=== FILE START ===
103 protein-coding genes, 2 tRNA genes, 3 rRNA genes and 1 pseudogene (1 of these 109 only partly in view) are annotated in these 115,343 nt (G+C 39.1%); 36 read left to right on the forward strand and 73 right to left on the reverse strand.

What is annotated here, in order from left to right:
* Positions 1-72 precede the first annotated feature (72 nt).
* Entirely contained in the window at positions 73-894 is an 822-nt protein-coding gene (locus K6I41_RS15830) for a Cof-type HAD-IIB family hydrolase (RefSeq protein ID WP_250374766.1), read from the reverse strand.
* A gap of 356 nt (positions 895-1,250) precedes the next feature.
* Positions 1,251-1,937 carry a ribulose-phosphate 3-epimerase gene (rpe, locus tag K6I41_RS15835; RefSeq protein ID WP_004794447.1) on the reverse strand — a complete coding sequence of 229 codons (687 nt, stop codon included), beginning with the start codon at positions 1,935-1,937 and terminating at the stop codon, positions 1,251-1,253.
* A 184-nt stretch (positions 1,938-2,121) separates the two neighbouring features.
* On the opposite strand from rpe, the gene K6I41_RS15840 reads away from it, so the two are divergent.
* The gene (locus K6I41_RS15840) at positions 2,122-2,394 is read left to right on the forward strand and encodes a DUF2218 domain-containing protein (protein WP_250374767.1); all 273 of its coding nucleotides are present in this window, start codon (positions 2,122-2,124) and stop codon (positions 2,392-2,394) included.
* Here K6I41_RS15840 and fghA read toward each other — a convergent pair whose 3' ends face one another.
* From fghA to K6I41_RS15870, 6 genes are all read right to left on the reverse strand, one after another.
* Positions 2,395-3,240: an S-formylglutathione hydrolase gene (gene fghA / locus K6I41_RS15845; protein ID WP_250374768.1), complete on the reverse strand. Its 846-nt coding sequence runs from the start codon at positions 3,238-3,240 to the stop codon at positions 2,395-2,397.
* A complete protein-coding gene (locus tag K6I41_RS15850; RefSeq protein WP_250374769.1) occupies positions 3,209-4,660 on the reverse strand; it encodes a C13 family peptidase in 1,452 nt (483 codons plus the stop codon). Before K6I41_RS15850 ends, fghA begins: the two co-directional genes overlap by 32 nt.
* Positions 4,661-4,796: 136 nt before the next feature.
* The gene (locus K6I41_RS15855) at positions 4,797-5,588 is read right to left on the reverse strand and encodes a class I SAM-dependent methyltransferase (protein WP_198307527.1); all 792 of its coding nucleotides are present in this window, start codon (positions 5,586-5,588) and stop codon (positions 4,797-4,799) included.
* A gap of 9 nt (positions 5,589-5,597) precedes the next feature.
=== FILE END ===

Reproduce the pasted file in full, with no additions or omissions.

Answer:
103 protein-coding genes, 2 tRNA genes, 3 rRNA genes and 1 pseudogene (1 of these 109 only partly in view) are annotated in these 115,343 nt (G+C 39.1%); 36 read left to right on the forward strand and 73 right to left on the reverse strand.

What is annotated here, in order from left to right:
* Positions 1-72 precede the first annotated feature (72 nt).
* Entirely contained in the window at positions 73-894 is an 822-nt protein-coding gene (locus K6I41_RS15830) for a Cof-type HAD-IIB family hydrolase (RefSeq protein ID WP_250374766.1), read from the reverse strand.
* A gap of 356 nt (positions 895-1,250) precedes the next feature.
* Positions 1,251-1,937 carry a ribulose-phosphate 3-epimerase gene (rpe, locus tag K6I41_RS15835; RefSeq protein ID WP_004794447.1) on the reverse strand — a complete coding sequence of 229 codons (687 nt, stop codon included), beginning with the start codon at positions 1,935-1,937 and terminating at the stop codon, positions 1,251-1,253.
* A 184-nt stretch (positions 1,938-2,121) separates the two neighbouring features.
* On the opposite strand from rpe, the gene K6I41_RS15840 reads away from it, so the two are divergent.
* The gene (locus K6I41_RS15840) at positions 2,122-2,394 is read left to right on the forward strand and encodes a DUF2218 domain-containing protein (protein WP_250374767.1); all 273 of its coding nucleotides are present in this window, start codon (positions 2,122-2,124) and stop codon (positions 2,392-2,394) included.
* Here K6I41_RS15840 and fghA read toward each other — a convergent pair whose 3' ends face one another.
* From fghA to K6I41_RS15870, 6 genes are all read right to left on the reverse strand, one after another.
* Positions 2,395-3,240: an S-formylglutathione hydrolase gene (gene fghA / locus K6I41_RS15845; protein ID WP_250374768.1), complete on the reverse strand. Its 846-nt coding sequence runs from the start codon at positions 3,238-3,240 to the stop codon at positions 2,395-2,397.
* A complete protein-coding gene (locus tag K6I41_RS15850; RefSeq protein WP_250374769.1) occupies positions 3,209-4,660 on the reverse strand; it encodes a C13 family peptidase in 1,452 nt (483 codons plus the stop codon). Before K6I41_RS15850 ends, fghA begins: the two co-directional genes overlap by 32 nt.
* Positions 4,661-4,796: 136 nt before the next feature.
* The gene (locus K6I41_RS15855) at positions 4,797-5,588 is read right to left on the reverse strand and encodes a class I SAM-dependent methyltransferase (protein WP_198307527.1); all 792 of its coding nucleotides are present in this window, start codon (positions 5,586-5,588) and stop codon (positions 4,797-4,799) included.
* A gap of 9 nt (positions 5,589-5,597) precedes the next feature.